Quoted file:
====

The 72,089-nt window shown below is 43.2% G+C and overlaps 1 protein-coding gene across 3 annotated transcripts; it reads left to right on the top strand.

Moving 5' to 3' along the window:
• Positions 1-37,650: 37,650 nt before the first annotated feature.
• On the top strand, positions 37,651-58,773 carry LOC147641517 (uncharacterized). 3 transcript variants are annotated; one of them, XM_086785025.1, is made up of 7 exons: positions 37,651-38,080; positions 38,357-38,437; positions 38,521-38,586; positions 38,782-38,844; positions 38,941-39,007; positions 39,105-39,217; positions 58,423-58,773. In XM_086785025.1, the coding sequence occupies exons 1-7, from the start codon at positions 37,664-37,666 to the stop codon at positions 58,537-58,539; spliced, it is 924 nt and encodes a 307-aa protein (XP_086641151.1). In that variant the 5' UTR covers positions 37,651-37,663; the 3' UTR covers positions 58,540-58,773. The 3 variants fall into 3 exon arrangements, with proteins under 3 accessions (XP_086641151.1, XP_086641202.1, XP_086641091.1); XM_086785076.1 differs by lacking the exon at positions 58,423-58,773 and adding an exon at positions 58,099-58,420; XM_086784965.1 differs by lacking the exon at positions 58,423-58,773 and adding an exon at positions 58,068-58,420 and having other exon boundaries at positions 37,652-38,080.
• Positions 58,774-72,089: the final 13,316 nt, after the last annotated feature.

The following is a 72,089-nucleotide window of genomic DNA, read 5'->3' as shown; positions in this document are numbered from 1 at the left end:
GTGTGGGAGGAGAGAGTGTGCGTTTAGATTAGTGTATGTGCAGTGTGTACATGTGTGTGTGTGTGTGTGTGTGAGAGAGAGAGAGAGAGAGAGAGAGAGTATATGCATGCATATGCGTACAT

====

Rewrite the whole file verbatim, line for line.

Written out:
The 72,089-nt window shown below is 43.2% G+C and overlaps 1 protein-coding gene across 3 annotated transcripts; it reads left to right on the top strand.

Moving 5' to 3' along the window:
• Positions 1-37,650: 37,650 nt before the first annotated feature.
• On the top strand, positions 37,651-58,773 carry LOC147641517 (uncharacterized). 3 transcript variants are annotated; one of them, XM_086785025.1, is made up of 7 exons: positions 37,651-38,080; positions 38,357-38,437; positions 38,521-38,586; positions 38,782-38,844; positions 38,941-39,007; positions 39,105-39,217; positions 58,423-58,773. In XM_086785025.1, the coding sequence occupies exons 1-7, from the start codon at positions 37,664-37,666 to the stop codon at positions 58,537-58,539; spliced, it is 924 nt and encodes a 307-aa protein (XP_086641151.1). In that variant the 5' UTR covers positions 37,651-37,663; the 3' UTR covers positions 58,540-58,773. The 3 variants fall into 3 exon arrangements, with proteins under 3 accessions (XP_086641151.1, XP_086641202.1, XP_086641091.1); XM_086785076.1 differs by lacking the exon at positions 58,423-58,773 and adding an exon at positions 58,099-58,420; XM_086784965.1 differs by lacking the exon at positions 58,423-58,773 and adding an exon at positions 58,068-58,420 and having other exon boundaries at positions 37,652-38,080.
• Positions 58,774-72,089: the final 13,316 nt, after the last annotated feature.

The following is a 72,089-nucleotide window of genomic DNA, read 5'->3' as shown; positions in this document are numbered from 1 at the left end:
GTGTGGGAGGAGAGAGTGTGCGTTTAGATTAGTGTATGTGCAGTGTGTACATGTGTGTGTGTGTGTGTGTGTGAGAGAGAGAGAGAGAGAGAGAGAGAGTATATGCATGCATATGCGTACAT